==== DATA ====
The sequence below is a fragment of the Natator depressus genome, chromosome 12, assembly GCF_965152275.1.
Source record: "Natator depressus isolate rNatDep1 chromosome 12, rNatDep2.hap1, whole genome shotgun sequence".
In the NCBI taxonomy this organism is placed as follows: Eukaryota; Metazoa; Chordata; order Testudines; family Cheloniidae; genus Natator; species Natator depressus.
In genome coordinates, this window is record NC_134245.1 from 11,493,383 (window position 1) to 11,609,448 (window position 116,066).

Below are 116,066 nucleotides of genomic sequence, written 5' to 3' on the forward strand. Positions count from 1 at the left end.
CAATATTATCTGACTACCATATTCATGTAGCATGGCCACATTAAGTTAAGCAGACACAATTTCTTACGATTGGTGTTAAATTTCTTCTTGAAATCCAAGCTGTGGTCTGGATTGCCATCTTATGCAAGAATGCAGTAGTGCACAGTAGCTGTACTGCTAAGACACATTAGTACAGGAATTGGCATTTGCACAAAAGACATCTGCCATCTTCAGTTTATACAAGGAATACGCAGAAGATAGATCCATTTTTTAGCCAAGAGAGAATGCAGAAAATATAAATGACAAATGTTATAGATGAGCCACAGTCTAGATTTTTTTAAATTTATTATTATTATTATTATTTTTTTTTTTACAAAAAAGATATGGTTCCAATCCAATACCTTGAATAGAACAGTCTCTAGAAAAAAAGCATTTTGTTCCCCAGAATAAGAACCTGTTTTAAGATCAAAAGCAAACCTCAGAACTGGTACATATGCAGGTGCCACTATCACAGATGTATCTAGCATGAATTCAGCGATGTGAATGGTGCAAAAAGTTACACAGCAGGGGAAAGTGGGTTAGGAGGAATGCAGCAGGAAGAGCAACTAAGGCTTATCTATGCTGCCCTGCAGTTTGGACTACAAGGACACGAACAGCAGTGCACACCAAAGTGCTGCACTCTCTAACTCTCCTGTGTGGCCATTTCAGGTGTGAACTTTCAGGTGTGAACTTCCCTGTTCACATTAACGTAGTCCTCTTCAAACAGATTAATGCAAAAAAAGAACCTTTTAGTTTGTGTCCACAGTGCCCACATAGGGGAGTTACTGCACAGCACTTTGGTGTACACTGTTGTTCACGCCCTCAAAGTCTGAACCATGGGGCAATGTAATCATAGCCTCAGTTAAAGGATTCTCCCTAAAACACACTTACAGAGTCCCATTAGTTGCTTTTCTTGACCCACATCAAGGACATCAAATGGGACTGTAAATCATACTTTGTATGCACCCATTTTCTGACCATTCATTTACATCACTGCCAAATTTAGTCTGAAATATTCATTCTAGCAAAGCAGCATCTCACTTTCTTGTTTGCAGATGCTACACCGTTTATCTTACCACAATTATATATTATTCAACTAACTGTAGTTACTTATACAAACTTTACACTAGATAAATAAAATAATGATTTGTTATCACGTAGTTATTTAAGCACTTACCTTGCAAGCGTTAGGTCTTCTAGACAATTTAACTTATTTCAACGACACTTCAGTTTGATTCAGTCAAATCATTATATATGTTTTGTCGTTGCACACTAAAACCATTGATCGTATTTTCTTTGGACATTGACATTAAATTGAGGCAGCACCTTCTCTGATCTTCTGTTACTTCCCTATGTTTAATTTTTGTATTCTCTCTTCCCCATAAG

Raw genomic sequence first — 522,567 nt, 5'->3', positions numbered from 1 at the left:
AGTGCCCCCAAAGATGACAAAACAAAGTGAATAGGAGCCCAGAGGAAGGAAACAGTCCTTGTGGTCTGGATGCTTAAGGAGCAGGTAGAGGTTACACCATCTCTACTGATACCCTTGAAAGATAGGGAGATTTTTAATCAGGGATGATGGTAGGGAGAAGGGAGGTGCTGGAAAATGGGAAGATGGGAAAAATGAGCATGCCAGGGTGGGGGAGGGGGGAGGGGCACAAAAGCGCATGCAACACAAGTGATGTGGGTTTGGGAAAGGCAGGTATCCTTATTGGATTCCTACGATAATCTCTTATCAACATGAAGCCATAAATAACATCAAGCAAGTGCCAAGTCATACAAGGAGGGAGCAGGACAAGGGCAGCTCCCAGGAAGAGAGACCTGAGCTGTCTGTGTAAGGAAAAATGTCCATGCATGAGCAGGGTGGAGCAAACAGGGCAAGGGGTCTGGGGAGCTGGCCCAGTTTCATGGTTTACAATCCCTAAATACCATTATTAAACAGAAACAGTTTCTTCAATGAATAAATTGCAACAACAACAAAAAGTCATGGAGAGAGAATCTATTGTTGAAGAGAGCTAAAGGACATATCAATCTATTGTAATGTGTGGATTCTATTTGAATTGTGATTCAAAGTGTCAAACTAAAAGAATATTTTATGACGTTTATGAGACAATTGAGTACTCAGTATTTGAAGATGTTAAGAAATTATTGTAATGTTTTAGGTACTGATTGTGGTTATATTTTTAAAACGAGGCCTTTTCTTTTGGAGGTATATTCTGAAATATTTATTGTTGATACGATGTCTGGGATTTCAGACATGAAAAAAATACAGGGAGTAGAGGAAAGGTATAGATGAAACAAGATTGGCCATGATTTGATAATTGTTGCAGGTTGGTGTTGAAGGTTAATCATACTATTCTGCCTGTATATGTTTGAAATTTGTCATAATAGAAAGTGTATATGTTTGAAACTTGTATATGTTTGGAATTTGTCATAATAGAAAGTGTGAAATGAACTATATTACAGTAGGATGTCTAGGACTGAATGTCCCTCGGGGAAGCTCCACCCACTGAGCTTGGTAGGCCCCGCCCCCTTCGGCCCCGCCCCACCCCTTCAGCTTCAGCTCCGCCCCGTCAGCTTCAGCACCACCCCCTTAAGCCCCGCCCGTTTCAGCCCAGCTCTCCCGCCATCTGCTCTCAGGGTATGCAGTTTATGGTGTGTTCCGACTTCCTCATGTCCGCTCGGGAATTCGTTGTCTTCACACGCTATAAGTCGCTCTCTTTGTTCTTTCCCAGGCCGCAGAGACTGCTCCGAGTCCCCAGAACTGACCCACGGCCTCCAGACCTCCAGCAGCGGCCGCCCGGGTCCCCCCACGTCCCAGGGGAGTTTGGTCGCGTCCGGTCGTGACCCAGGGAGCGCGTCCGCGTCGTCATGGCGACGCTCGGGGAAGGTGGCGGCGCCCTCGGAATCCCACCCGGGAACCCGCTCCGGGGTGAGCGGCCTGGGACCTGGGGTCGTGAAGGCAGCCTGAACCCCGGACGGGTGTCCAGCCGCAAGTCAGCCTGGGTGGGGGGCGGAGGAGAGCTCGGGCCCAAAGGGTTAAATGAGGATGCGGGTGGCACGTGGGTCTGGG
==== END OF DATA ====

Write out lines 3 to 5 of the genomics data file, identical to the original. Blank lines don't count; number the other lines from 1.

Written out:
In the NCBI taxonomy this organism is placed as follows: Eukaryota; Metazoa; Chordata; order Testudines; family Cheloniidae; genus Natator; species Natator depressus.
In genome coordinates, this window is record NC_134245.1 from 11,493,383 (window position 1) to 11,609,448 (window position 116,066).

Below are 116,066 nucleotides of genomic sequence, written 5' to 3' on the forward strand. Positions count from 1 at the left end.